Total Kenya set to grow solar energy market

February 28, 2012
Total’s solar lamps range between Sh999 and Sh2,999/FILE

, NAIROBI, Kenya, Feb 28 –Oil marketer Total Kenya has partnered with the German Development Corporation (GIZ) to grow its solar lighting product business in the country and improve access to solar energy for the low income population.

With a goal of increasing its market share to 15 percent of the solar market across Africa in the next 10 years, Total Kenya Managing Director Alexis Vovk said, the marketer has sold approximately 20,000 solar lamps since July 2010 in Kenya.

“The World Bank has an objective of 20 million people moving to solar in the next ten years. If the market is 20 million people we want to achieve 15 percent of this so 3.5 million people in ten years,” he said.

Globally, Total has sold 50,000 solar products in Kenya, Cameroon, the Democratic Republic of Congo and Indonesia with the aim of tripling this figure this year by expanding its footprint in the region.

Vovk said that there have been several challenges in penetrating the local solar market including poor distribution channels, financing and a general lack of awareness among consumers on the use and benefits of solar energy.

Total’s solar lamps range between Sh999 and Sh2,999, with one bulb costing Sh8,999.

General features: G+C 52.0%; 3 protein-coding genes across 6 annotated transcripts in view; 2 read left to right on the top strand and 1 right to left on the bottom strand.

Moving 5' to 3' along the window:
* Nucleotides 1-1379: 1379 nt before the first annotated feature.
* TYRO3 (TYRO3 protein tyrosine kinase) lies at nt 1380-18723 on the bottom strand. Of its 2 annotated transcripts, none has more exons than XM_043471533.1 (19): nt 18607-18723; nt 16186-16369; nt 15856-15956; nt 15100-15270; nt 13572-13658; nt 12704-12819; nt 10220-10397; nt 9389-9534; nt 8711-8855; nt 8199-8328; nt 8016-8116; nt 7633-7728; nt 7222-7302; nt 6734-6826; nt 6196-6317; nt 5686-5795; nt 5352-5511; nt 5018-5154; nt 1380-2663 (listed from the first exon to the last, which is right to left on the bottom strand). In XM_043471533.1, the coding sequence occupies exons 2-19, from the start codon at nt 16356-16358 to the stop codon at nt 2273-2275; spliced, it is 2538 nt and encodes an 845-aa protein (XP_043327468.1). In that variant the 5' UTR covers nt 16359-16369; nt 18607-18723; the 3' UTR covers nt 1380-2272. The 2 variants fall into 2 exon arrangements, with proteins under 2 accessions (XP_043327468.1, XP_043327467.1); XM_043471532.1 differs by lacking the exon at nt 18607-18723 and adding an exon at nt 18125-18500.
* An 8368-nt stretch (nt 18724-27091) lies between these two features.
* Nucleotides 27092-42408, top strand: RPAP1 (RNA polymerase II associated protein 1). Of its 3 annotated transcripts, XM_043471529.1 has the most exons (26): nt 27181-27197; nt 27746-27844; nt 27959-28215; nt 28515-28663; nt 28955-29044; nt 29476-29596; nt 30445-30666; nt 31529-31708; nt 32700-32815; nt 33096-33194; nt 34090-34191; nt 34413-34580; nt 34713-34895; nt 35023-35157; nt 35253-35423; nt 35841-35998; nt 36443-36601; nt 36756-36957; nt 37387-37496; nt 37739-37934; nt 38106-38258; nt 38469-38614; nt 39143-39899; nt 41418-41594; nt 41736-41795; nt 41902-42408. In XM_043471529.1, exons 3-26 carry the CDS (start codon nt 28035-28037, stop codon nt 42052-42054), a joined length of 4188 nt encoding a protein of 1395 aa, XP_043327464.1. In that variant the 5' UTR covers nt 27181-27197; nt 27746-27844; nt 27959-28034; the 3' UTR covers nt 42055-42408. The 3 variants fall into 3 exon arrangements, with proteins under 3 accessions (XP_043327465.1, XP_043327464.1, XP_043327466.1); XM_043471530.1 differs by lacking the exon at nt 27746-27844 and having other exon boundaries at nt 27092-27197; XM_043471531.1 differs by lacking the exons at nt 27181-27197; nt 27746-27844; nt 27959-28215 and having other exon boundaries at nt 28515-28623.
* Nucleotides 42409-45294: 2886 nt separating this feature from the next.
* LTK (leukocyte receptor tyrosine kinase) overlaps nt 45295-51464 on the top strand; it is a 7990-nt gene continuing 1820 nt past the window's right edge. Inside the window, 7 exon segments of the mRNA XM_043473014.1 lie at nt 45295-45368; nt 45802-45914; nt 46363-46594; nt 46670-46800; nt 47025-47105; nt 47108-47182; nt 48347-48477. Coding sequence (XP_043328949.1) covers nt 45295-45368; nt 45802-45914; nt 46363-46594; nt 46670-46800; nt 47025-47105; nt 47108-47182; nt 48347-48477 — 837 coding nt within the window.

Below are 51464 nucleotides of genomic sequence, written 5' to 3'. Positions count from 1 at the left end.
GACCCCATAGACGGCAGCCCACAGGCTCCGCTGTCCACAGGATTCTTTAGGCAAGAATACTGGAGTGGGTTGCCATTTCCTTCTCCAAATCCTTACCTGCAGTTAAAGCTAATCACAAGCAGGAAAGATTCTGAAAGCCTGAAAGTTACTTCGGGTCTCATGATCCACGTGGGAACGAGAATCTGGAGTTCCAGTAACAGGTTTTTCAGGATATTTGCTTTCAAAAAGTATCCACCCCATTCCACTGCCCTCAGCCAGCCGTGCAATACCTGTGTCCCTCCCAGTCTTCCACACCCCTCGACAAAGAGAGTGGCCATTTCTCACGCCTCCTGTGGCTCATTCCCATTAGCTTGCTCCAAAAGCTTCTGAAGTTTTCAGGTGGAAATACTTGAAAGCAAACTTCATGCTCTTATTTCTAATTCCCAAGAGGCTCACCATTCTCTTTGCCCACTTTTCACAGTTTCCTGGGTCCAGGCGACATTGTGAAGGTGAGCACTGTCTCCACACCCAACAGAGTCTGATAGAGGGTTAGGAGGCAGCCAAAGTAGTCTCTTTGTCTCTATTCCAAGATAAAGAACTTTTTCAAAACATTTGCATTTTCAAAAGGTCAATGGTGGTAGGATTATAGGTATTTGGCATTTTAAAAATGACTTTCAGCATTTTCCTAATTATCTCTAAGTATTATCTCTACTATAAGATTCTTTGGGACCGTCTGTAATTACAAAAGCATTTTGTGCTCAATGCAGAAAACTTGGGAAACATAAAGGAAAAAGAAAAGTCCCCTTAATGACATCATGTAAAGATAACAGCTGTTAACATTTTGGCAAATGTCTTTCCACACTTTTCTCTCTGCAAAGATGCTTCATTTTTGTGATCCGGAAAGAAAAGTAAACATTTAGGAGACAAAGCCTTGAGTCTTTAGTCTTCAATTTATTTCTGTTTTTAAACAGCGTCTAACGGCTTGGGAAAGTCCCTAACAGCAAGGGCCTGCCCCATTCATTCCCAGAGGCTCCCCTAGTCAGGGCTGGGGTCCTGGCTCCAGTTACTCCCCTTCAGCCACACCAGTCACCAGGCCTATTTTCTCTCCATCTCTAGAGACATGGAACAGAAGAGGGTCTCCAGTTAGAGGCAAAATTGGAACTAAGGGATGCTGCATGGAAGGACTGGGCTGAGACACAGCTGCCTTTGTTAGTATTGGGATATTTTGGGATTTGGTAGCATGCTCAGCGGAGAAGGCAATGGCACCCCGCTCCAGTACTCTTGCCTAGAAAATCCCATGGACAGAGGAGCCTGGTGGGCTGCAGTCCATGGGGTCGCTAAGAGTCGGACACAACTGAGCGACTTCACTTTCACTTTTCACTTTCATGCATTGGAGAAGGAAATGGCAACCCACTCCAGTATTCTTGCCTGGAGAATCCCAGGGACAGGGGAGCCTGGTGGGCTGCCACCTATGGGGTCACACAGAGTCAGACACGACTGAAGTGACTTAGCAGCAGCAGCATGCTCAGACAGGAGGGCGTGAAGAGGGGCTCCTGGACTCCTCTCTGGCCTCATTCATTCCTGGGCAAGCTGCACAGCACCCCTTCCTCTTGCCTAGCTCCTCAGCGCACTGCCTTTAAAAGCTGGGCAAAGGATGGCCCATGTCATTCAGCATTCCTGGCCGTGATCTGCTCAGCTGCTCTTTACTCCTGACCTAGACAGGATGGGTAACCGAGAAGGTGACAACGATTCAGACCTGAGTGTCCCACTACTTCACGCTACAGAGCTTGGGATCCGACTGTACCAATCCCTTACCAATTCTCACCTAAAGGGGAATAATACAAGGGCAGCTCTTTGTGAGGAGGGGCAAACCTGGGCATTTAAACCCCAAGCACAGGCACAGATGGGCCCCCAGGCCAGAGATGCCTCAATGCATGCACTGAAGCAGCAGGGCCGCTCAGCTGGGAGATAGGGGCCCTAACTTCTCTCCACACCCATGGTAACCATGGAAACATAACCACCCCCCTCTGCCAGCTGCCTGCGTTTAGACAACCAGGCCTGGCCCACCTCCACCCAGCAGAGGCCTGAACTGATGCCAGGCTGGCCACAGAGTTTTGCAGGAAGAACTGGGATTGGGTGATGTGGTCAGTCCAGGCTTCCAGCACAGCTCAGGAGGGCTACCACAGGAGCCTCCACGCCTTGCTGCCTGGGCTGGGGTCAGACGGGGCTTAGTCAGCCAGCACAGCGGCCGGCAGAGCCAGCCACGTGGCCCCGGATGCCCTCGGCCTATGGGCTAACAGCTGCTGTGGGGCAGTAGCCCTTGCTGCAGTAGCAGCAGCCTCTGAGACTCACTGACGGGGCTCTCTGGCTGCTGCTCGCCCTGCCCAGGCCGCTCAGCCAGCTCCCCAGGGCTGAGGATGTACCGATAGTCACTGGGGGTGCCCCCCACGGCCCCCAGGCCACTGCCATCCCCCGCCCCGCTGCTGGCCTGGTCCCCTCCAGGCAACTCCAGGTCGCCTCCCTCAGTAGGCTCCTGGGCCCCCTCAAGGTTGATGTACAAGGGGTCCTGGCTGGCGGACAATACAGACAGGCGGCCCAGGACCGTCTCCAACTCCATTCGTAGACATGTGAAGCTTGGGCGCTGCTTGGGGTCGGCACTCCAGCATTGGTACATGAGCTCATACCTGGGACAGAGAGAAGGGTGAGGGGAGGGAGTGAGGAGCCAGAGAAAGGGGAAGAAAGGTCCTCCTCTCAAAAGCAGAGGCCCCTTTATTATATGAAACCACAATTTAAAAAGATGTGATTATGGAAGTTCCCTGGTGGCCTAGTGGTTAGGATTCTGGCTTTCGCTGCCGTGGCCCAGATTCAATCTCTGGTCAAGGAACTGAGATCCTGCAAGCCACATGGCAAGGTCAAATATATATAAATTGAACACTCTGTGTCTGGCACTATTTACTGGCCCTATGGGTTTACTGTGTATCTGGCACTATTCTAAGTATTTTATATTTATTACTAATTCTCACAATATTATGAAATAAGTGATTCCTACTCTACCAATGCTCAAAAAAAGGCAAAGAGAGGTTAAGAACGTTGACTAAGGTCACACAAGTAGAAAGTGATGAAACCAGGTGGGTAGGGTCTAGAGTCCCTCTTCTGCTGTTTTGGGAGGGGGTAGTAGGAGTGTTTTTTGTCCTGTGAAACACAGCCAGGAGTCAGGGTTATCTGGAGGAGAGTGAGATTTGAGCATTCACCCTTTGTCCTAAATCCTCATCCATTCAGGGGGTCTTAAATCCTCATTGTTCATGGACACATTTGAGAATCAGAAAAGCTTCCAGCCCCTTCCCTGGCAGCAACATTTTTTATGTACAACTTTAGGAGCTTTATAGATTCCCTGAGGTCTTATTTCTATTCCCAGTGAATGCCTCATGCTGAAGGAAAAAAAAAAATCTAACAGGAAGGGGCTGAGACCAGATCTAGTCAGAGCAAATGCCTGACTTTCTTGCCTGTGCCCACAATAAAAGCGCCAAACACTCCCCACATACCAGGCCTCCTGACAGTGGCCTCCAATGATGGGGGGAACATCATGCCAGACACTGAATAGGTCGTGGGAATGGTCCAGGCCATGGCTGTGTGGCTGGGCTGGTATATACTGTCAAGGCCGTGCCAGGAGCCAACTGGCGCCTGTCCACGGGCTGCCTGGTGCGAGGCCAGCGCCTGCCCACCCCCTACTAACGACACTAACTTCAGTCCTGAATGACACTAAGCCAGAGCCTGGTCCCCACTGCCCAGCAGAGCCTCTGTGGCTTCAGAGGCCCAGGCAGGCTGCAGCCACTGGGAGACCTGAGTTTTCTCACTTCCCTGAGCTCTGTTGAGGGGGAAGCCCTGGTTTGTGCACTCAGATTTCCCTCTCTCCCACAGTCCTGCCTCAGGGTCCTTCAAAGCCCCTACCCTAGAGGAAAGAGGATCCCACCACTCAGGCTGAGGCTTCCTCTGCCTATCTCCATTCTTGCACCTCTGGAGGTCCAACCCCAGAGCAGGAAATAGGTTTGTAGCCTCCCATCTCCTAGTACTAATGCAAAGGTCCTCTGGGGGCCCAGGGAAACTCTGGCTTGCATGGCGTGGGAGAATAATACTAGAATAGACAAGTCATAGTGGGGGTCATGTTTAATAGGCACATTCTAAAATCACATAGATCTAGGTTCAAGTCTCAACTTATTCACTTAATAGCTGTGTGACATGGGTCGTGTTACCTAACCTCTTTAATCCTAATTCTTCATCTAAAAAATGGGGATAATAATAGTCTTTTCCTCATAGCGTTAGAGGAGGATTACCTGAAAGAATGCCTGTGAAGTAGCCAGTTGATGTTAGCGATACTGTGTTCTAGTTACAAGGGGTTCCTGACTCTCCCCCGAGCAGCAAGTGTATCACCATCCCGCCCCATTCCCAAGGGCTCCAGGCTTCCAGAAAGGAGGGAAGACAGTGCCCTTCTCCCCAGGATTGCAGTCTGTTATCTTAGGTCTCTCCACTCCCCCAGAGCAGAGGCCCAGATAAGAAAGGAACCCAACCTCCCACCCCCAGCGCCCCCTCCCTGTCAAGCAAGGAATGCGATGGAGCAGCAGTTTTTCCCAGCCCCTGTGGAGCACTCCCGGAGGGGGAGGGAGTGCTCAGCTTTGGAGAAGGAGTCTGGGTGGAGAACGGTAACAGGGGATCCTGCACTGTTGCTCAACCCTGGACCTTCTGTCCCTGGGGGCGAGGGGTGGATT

With the project still in its fledging stages, Vovk said Total is having to balance growing business while assessing the market which has been difficult as it has to finance working capital for its dealers known as Young Resellers.

“The Business Model is to use our existing outlets, which are roughly 200 in Kenya to distribute. The Young Reseller works as an attendant in our service station, who we train to run their own business. We then equip them with transport to go and sell in remote areas,” he said.

GIZ Country Director for Kenya Hendrik Linneweber said the main role of his organization, in the two year partnership, will be to raise awareness among prospect solar energy customers and build the capacity of the solar lighting micro-enterprises involved in distributing the product.

“The corporation will be financed by our German Federal Ministry for Economic Cooperation and Development and we will bring our knowledge on how to target beneficiaries and monitor and evaluate success,” he said.

According to official estimates, Africa will have 700 million people without electricity by 2030, if efforts to boost energy production are not accelerated.

Currently about 16 percent of Kenyans have access to electricity, 10 percent of which are in the rural areas, which Linneweber said presents an opportunity to tap into the renewable energy potential in the country to bridge the gap.

A majority of Kenyans operating off the national grid relying heavily on firewood and kerosene to meet their energy needs that has had both environmental and health implications.

Vovk said though the solar lamps are environmentally friendly in their use of the sun as a renewable energy source, the issue will be managing the end-of-life cycle of the product.

“You might sell a lamp that could last for two or three years after which it will end up in a garbage bin. One of the key deliverables of this project is addressing this and recycling parts in an environmental way.”

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